• Sat
  • Aug 2, 2014
  • Updated: 1:32pm

uncorked

PUBLISHED : Sunday, 27 April, 2008, 12:00am
UPDATED : Sunday, 27 April, 2008, 12:00am

As goddess of the sea, Tin Hau is venerated for the protection she offers to fishermen and sailors. Boats have long had a love-hate relationship with the gentler sex. Women are either the source of bad luck or they bring seafarers the best of fortune.

There is a time-honoured tradition of women launching ships by breaking a bottle of champagne against the prow. Ladies aren't expected to throw the bottle themselves or even swing it against the ship - they are ladies after all - but merely to pull a rope that swings the bottle against the hull.

Bubbly wasn't always the substance used for this purpose. The Babylonians sacrificed oxen, the Ottomans slaughtered sheep and the Vikings purportedly made human offerings when it was necessary to appease the gods of the virulent north seas. In later centuries, the Vikings settled for libations of blood whereas the ancient Greeks sensibly sipped amphorae of wine while dousing their new boats with water.

Until the end of the 17th century, the British Royal Navy launched its ships by tossing a chalice made of precious metal and full of wine over the side. King William III sensibly decided that the 'standing cup' was too extravagant given the navy's rapid imperial expansion and decreed that a bottle of wine be used instead. As a symbol of luxury and celebration, champagne became the wine of choice and has been used to launch Royal Navy ships for the past 300 years.

While christening ships with alcohol is the norm in modern times, the custom wasn't immediately embraced by all commercial lines. The White Star Line chose to avoid bottle christenings for its ships, giving traction to the legend that its Titanic was doomed from the start.

Stories of bottle-launching calamities abound. After a series of mishaps at sea, P&O's Aurora was said to be jinxed because the bottle failed to break the first time at its 2000 launch.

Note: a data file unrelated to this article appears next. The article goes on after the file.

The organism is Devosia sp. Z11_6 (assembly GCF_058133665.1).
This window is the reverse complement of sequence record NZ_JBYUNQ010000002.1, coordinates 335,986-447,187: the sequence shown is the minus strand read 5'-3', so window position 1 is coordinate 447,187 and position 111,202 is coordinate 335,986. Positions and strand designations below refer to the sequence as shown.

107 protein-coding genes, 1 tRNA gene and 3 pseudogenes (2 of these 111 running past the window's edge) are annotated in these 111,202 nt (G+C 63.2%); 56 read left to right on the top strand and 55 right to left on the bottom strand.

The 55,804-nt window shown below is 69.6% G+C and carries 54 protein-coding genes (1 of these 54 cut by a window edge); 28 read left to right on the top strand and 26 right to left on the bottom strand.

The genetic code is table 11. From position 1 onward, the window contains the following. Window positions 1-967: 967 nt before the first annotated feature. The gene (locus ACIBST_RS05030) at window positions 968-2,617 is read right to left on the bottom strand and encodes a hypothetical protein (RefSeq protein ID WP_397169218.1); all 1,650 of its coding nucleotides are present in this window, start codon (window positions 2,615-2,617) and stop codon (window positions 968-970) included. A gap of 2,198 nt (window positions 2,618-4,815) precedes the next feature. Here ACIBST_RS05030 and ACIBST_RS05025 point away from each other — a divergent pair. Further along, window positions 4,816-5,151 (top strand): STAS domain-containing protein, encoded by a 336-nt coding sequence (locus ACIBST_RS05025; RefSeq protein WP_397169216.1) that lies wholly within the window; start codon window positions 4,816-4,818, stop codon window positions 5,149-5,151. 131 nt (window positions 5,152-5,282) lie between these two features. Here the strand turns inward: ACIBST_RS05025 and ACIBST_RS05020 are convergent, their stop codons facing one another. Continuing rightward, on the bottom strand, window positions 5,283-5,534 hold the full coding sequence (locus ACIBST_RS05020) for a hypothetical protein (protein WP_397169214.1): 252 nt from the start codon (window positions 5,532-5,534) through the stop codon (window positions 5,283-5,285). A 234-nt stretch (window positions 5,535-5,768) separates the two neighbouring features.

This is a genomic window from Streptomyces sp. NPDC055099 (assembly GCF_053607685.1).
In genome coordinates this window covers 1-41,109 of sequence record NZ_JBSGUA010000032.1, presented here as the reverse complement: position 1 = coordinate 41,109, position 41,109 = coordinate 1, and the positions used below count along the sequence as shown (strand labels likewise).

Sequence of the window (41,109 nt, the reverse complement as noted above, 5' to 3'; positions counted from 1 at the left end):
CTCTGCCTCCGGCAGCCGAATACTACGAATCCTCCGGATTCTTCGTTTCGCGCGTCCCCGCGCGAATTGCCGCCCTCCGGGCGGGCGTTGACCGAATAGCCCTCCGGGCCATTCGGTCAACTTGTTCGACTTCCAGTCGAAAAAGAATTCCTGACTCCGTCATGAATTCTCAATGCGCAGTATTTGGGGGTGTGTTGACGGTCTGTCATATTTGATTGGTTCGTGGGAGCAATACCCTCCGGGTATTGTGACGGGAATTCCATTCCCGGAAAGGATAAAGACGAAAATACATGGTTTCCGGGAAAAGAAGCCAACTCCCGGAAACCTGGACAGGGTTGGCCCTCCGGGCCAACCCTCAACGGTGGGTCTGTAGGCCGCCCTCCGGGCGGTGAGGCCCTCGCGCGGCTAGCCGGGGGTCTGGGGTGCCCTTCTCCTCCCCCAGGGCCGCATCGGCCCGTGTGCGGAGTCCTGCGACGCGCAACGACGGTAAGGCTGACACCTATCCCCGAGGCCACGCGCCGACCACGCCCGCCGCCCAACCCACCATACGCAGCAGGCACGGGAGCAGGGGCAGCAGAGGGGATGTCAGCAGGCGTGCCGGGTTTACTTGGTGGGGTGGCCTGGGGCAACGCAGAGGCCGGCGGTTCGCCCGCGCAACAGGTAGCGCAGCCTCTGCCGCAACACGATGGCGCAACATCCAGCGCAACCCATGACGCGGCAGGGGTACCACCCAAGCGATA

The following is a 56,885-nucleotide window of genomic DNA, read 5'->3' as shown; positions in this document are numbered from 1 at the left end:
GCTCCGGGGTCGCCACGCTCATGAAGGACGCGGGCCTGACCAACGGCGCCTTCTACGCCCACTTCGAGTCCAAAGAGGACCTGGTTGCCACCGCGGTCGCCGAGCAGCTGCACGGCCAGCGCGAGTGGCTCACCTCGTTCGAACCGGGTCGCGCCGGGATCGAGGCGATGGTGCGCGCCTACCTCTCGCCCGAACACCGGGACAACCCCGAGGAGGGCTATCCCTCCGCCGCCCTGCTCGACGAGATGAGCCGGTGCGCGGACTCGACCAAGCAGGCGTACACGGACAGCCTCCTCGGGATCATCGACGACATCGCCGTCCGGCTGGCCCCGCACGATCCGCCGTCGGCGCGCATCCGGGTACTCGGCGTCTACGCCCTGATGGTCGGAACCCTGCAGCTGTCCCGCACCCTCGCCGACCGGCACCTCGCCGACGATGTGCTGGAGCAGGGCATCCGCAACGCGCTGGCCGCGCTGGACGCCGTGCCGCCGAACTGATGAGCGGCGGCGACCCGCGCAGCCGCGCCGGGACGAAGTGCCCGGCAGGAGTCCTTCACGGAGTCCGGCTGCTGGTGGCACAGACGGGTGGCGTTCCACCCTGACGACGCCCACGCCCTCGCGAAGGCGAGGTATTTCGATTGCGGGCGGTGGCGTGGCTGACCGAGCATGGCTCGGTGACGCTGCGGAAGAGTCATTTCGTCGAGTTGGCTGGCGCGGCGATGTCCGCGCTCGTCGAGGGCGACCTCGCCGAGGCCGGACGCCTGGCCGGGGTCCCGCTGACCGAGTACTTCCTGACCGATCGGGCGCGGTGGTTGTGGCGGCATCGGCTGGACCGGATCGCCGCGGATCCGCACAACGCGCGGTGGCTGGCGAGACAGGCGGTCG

A few years ago, passengers on the Aurora's around-the-world cruise were marooned in Southampton, England, due to engine difficulties. The passenger line offered open-bar service during the repair period and the final tally of free beverages included 9,200 bottles of wine and champagne. Surely it would have been cheaper to bang a bottle of Dom Perignon against the prow to change the Aurora's luck.

When British actress Dame Judi Dench launched the Carnival Legend in England in 2002, she ceremoniously tugged the rope to bash a magnum of bubbly against the hull; the bottle didn't break. Dame Judi then grabbed another bottle but dropped it while attempting to smash it against the bow. The third bottle smashed resoundingly but sprayed Dame Judi in the process, earning her the nickname Judi Drench.

Bubbly is not the only liquid to have been used in the ship-christening process. In 1797, the American ship Constitution, later known as Old Ironsides, was christened with a bottle of madeira. During prohibition, Americans launched their ships with grape juice, apple cider or water - any liquid as long as it did not contain the prohibited alcohol. When Mrs Herbert Hoover christened Akron in 1931, a flock of pigeons was released. In 1996, Britain's HMS Sutherland was launched with a bottle of Macallan single malt scotch whisky.

One has to be careful not to take boats and wine too seriously, but surely the Tin Hau celebrations this weekend warrant popping the cork on a bottle of bubbly or two?

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